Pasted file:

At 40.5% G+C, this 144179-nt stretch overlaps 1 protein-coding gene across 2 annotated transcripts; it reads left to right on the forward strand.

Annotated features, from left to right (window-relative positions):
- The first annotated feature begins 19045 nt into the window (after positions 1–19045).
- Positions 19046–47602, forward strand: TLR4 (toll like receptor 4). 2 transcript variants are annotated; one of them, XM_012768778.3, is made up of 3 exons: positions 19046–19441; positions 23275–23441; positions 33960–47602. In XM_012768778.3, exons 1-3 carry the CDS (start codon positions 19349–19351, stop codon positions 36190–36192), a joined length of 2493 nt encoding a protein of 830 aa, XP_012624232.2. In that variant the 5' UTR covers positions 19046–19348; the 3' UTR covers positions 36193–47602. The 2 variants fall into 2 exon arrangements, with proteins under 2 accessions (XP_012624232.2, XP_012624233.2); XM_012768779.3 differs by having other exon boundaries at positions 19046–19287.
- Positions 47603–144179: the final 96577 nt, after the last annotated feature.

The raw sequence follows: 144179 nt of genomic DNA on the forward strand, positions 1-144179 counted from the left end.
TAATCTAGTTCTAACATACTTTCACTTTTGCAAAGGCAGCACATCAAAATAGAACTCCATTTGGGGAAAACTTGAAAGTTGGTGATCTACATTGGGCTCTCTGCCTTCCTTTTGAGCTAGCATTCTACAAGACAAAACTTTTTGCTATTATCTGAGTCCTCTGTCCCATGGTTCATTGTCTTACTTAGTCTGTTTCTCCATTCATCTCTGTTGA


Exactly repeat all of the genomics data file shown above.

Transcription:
At 40.5% G+C, this 144179-nt stretch overlaps 1 protein-coding gene across 2 annotated transcripts; it reads left to right on the forward strand.

Annotated features, from left to right (window-relative positions):
- The first annotated feature begins 19045 nt into the window (after positions 1–19045).
- Positions 19046–47602, forward strand: TLR4 (toll like receptor 4). 2 transcript variants are annotated; one of them, XM_012768778.3, is made up of 3 exons: positions 19046–19441; positions 23275–23441; positions 33960–47602. In XM_012768778.3, exons 1-3 carry the CDS (start codon positions 19349–19351, stop codon positions 36190–36192), a joined length of 2493 nt encoding a protein of 830 aa, XP_012624232.2. In that variant the 5' UTR covers positions 19046–19348; the 3' UTR covers positions 36193–47602. The 2 variants fall into 2 exon arrangements, with proteins under 2 accessions (XP_012624232.2, XP_012624233.2); XM_012768779.3 differs by having other exon boundaries at positions 19046–19287.
- Positions 47603–144179: the final 96577 nt, after the last annotated feature.

The raw sequence follows: 144179 nt of genomic DNA on the forward strand, positions 1-144179 counted from the left end.
TAATCTAGTTCTAACATACTTTCACTTTTGCAAAGGCAGCACATCAAAATAGAACTCCATTTGGGGAAAACTTGAAAGTTGGTGATCTACATTGGGCTCTCTGCCTTCCTTTTGAGCTAGCATTCTACAAGACAAAACTTTTTGCTATTATCTGAGTCCTCTGTCCCATGGTTCATTGTCTTACTTAGTCTGTTTCTCCATTCATCTCTGTTGA